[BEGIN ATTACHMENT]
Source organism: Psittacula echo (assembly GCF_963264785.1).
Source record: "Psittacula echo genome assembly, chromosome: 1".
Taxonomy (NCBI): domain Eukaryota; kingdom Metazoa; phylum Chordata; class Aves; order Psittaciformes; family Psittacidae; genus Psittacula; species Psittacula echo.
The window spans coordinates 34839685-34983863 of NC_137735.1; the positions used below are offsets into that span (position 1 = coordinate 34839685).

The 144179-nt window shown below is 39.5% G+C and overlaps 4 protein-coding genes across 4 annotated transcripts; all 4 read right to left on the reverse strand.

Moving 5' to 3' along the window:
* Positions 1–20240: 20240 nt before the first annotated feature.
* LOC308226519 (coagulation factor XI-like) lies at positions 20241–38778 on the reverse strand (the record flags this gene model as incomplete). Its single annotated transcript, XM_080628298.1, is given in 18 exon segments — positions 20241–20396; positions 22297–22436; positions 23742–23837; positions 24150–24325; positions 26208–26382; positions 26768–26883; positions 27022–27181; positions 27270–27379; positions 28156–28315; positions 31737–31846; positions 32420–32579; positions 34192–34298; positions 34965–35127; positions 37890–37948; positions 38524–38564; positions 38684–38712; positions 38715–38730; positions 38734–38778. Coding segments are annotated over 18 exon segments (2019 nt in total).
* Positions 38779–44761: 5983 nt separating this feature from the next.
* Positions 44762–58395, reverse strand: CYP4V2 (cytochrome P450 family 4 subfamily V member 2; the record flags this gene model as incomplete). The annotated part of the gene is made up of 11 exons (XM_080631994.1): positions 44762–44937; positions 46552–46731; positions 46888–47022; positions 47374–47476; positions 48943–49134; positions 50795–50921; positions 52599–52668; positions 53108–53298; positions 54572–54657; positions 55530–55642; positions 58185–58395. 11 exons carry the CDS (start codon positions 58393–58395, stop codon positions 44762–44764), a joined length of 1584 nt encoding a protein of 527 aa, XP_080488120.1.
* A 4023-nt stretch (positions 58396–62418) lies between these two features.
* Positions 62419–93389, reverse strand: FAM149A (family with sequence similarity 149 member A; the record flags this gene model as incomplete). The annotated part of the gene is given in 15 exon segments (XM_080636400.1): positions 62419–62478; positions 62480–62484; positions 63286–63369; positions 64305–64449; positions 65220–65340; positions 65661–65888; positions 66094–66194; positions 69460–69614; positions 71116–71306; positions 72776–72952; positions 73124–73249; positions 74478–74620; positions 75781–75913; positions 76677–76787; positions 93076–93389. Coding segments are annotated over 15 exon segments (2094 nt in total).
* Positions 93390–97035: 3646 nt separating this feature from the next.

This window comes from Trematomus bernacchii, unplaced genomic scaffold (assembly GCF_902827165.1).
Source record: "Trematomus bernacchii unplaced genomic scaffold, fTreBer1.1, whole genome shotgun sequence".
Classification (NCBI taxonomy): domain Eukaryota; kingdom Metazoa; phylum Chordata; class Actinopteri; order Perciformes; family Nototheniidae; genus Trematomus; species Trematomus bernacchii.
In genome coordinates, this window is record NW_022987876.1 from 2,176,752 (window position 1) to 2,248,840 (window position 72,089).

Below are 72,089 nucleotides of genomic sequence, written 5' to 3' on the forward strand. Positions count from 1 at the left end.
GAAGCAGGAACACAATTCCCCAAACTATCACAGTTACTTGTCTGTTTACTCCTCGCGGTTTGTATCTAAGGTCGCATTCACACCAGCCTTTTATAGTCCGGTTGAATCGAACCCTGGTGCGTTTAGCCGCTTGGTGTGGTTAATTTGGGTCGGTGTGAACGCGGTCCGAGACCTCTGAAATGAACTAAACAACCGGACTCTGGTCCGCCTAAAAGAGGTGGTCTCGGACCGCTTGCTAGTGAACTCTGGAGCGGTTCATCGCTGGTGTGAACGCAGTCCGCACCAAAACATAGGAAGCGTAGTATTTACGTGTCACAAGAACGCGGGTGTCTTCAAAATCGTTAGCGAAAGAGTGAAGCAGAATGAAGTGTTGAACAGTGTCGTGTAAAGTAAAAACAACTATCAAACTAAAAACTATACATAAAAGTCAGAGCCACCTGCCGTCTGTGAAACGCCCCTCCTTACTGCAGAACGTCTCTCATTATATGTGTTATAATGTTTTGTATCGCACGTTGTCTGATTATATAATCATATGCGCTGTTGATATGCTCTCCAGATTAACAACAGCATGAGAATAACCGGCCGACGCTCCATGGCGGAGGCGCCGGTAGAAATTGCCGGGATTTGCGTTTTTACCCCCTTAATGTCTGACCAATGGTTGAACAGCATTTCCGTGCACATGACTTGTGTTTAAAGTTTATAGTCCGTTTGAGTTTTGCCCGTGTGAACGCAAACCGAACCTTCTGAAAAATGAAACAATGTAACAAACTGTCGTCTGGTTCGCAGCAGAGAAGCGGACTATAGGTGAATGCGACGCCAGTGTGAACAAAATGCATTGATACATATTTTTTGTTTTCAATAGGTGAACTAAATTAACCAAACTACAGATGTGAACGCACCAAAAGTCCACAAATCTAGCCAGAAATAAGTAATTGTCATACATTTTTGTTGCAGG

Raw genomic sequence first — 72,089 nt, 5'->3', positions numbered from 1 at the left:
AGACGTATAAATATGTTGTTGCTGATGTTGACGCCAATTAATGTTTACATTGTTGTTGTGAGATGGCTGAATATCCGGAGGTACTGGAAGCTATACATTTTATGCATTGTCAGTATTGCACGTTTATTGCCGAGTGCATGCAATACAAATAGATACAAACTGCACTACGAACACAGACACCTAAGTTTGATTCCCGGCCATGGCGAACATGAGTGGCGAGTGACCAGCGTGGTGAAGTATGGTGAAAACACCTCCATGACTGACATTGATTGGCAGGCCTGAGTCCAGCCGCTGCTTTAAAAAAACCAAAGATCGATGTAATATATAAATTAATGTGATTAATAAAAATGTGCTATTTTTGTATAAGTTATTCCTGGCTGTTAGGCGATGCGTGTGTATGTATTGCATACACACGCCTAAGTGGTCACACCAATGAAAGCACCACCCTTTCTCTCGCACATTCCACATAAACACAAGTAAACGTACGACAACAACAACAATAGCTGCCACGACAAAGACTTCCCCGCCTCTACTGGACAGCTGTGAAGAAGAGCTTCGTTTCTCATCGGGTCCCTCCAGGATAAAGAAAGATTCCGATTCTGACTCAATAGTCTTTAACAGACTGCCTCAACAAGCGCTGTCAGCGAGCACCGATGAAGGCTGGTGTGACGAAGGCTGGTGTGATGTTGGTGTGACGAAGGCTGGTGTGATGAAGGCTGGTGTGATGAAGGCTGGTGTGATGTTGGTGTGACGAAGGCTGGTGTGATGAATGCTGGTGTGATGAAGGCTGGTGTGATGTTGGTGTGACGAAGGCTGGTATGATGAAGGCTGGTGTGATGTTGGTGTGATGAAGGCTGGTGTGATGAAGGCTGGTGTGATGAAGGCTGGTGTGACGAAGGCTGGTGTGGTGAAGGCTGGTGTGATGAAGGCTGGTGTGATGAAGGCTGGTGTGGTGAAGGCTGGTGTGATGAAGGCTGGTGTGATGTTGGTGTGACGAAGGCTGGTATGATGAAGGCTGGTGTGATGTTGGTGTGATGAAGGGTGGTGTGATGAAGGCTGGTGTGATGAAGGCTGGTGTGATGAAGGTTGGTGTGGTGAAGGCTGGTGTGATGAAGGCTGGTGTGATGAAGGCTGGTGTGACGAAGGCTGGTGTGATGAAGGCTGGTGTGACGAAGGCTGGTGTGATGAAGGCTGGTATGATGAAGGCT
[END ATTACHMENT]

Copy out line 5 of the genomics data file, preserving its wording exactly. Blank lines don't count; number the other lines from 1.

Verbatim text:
The 144179-nt window shown below is 39.5% G+C and overlaps 4 protein-coding genes across 4 annotated transcripts; all 4 read right to left on the reverse strand.